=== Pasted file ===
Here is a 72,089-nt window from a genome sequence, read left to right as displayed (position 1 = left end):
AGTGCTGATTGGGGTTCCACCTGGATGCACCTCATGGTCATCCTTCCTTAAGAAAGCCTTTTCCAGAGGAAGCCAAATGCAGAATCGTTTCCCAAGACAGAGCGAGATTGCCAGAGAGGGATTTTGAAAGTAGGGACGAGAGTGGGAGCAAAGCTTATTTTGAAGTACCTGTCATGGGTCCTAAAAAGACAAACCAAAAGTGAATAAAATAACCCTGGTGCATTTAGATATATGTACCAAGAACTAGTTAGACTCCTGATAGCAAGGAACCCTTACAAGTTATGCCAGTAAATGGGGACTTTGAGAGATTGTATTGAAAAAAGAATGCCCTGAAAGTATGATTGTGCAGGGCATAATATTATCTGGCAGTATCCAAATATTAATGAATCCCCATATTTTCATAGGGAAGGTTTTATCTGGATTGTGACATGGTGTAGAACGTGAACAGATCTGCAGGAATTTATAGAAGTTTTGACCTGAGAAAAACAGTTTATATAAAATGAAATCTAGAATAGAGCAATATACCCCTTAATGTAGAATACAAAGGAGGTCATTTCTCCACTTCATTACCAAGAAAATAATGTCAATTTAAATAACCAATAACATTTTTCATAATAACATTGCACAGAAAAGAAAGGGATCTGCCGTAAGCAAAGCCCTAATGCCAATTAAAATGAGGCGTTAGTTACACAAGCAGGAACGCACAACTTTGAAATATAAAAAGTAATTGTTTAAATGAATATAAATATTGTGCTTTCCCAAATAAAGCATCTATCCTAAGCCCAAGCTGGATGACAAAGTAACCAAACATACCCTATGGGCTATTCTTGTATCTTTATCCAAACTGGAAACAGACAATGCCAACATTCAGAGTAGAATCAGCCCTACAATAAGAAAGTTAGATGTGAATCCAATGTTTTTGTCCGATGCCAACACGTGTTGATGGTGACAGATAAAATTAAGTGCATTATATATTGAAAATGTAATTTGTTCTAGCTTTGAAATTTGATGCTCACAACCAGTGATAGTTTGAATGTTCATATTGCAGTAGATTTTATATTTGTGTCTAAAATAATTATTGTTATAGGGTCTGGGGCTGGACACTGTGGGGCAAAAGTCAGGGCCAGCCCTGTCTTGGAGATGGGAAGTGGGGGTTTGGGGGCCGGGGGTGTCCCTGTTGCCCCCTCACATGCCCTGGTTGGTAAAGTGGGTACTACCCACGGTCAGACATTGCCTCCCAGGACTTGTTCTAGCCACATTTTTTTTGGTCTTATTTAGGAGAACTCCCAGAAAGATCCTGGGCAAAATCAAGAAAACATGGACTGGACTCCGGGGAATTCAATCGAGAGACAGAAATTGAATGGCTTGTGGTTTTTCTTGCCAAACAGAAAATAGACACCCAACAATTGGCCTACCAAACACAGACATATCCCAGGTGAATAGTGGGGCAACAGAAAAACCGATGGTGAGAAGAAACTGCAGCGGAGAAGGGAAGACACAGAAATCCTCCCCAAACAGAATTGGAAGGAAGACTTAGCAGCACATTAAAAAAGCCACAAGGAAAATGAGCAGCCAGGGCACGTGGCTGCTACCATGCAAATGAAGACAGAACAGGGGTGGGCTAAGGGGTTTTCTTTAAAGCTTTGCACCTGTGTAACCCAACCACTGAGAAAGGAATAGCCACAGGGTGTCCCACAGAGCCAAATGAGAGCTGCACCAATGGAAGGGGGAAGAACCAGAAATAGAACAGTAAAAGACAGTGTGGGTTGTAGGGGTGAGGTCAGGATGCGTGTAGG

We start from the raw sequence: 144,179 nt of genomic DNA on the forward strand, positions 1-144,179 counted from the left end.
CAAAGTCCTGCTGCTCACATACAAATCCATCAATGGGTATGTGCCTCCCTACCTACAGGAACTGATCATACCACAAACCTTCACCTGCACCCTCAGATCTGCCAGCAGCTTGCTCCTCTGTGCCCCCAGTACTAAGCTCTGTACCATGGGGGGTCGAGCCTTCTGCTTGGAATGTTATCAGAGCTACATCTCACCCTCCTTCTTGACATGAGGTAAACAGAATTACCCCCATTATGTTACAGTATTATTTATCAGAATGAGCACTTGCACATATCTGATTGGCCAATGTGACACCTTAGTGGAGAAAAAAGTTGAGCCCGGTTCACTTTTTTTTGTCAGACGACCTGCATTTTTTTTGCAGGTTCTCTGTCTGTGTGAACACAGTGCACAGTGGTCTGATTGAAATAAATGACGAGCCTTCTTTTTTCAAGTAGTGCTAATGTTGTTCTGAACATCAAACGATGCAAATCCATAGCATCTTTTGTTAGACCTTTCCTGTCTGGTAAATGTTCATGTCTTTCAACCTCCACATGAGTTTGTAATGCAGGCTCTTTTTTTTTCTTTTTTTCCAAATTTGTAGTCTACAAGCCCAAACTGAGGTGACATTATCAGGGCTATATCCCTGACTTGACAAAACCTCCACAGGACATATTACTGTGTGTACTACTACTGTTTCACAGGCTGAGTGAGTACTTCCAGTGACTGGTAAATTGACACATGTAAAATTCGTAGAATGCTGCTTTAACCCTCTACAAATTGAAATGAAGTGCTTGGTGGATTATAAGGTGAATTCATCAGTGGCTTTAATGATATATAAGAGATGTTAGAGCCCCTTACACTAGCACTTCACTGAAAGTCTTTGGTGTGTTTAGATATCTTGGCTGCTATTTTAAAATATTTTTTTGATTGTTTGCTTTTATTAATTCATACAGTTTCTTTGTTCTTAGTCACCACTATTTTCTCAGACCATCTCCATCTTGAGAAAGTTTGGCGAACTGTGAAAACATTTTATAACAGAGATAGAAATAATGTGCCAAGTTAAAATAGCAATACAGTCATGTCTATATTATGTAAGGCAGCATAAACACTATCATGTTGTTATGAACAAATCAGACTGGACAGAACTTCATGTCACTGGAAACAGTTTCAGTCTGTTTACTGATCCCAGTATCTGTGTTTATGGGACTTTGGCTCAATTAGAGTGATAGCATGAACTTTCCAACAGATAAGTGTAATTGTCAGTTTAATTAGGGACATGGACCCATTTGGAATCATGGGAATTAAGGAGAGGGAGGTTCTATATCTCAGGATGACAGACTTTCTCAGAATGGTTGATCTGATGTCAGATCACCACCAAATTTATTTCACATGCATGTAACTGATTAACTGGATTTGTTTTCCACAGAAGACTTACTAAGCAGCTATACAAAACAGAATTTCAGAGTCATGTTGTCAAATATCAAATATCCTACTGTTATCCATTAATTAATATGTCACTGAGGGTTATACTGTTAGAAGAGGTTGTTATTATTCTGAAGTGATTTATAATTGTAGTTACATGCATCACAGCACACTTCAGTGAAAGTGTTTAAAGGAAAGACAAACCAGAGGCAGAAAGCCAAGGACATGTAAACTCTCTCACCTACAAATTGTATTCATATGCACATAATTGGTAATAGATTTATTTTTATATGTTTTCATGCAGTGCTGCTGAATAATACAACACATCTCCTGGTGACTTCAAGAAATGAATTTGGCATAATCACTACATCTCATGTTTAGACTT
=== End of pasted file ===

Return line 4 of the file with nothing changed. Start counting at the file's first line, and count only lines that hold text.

CAAAGTCCTGCTGCTCACATACAAATCCATCAATGGGTATGTGCCTCCCTACCTACAGGAACTGATCATACCACAAACCTTCACCTGCACCCTCAGATCTGCCAGCAGCTTGCTCCTCTGTGCCCCCAGTACTAAGCTCTGTACCATGGGGGGTCGAGCCTTCTGCTTGGAATGTTATCAGAGCTACATCTCACCCTCCTTCTTGACATGAGGTAAACAGAATTACCCCCATTATGTTACAGTATTATTTATCAGAATGAGCACTTGCACATATCTGATTGGCCAATGTGACACCTTAGTGGAGAAAAAAGTTGAGCCCGGTTCACTTTTTTTTGTCAGACGACCTGCATTTTTTTTGCAGGTTCTCTGTCTGTGTGAACACAGTGCACAGTGGTCTGATTGAAATAAATGACGAGCCTTCTTTTTTCAAGTAGTGCTAATGTTGTTCTGAACATCAAACGATGCAAATCCATAGCATCTTTTGTTAGACCTTTCCTGTCTGGTAAATGTTCATGTCTTTCAACCTCCACATGAGTTTGTAATGCAGGCTCTTTTTTTTTCTTTTTTTCCAAATTTGTAGTCTACAAGCCCAAACTGAGGTGACATTATCAGGGCTATATCCCTGACTTGACAAAACCTCCACAGGACATATTACTGTGTGTACTACTACTGTTTCACAGGCTGAGTGAGTACTTCCAGTGACTGGTAAATTGACACATGTAAAATTCGTAGAATGCTGCTTTAACCCTCTACAAATTGAAATGAAGTGCTTGGTGGATTATAAGGTGAATTCATCAGTGGCTTTAATGATATATAAGAGATGTTAGAGCCCCTTACACTAGCACTTCACTGAAAGTCTTTGGTGTGTTTAGATATCTTGGCTGCTATTTTAAAATATTTTTTTGATTGTTTGCTTTTATTAATTCATACAGTTTCTTTGTTCTTAGTCACCACTATTTTCTCAGACCATCTCCATCTTGAGAAAGTTTGGCGAACTGTGAAAACATTTTATAACAGAGATAGAAATAATGTGCCAAGTTAAAATAGCAATACAGTCATGTCTATATTATGTAAGGCAGCATAAACACTATCATGTTGTTATGAACAAATCAGACTGGACAGAACTTCATGTCACTGGAAACAGTTTCAGTCTGTTTACTGATCCCAGTATCTGTGTTTATGGGACTTTGGCTCAATTAGAGTGATAGCATGAACTTTCCAACAGATAAGTGTAATTGTCAGTTTAATTAGGGACATGGACCCATTTGGAATCATGGGAATTAAGGAGAGGGAGGTTCTATATCTCAGGATGACAGACTTTCTCAGAATGGTTGATCTGATGTCAGATCACCACCAAATTTATTTCACATGCATGTAACTGATTAACTGGATTTGTTTTCCACAGAAGACTTACTAAGCAGCTATACAAAACAGAATTTCAGAGTCATGTTGTCAAATATCAAATATCCTACTGTTATCCATTAATTAATATGTCACTGAGGGTTATACTGTTAGAAGAGGTTGTTATTATTCTGAAGTGATTTATAATTGTAGTTACATGCATCACAGCACACTTCAGTGAAAGTGTTTAAAGGAAAGACAAACCAGAGGCAGAAAGCCAAGGACATGTAAACTCTCTCACCTACAAATTGTATTCATATGCACATAATTGGTAATAGATTTATTTTTATATGTTTTCATGCAGTGCTGCTGAATAATACAACACATCTCCTGGTGACTTCAAGAAATGAATTTGGCATAATCACTACATCTCATGTTTAGACTT